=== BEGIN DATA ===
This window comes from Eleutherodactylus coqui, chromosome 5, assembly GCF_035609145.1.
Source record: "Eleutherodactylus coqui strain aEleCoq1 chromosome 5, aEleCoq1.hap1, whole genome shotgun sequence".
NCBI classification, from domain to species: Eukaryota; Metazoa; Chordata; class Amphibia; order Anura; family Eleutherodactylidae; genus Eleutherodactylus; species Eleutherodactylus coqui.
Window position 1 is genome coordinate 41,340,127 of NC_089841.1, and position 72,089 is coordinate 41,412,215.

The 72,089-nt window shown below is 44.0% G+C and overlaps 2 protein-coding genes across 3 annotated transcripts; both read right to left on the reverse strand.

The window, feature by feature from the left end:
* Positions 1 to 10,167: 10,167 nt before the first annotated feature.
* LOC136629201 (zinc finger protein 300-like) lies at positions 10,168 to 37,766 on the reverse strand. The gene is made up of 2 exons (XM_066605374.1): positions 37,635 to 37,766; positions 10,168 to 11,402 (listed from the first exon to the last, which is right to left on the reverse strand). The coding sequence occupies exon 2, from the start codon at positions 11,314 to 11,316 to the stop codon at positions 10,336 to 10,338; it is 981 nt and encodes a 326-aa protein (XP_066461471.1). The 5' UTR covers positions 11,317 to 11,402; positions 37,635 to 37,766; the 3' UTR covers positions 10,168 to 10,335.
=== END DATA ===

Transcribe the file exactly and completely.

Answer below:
This window comes from Eleutherodactylus coqui, chromosome 5, assembly GCF_035609145.1.
Source record: "Eleutherodactylus coqui strain aEleCoq1 chromosome 5, aEleCoq1.hap1, whole genome shotgun sequence".
NCBI classification, from domain to species: Eukaryota; Metazoa; Chordata; class Amphibia; order Anura; family Eleutherodactylidae; genus Eleutherodactylus; species Eleutherodactylus coqui.
Window position 1 is genome coordinate 41,340,127 of NC_089841.1, and position 72,089 is coordinate 41,412,215.

The 72,089-nt window shown below is 44.0% G+C and overlaps 2 protein-coding genes across 3 annotated transcripts; both read right to left on the reverse strand.

The window, feature by feature from the left end:
* Positions 1 to 10,167: 10,167 nt before the first annotated feature.
* LOC136629201 (zinc finger protein 300-like) lies at positions 10,168 to 37,766 on the reverse strand. The gene is made up of 2 exons (XM_066605374.1): positions 37,635 to 37,766; positions 10,168 to 11,402 (listed from the first exon to the last, which is right to left on the reverse strand). The coding sequence occupies exon 2, from the start codon at positions 11,314 to 11,316 to the stop codon at positions 10,336 to 10,338; it is 981 nt and encodes a 326-aa protein (XP_066461471.1). The 5' UTR covers positions 11,317 to 11,402; positions 37,635 to 37,766; the 3' UTR covers positions 10,168 to 10,335.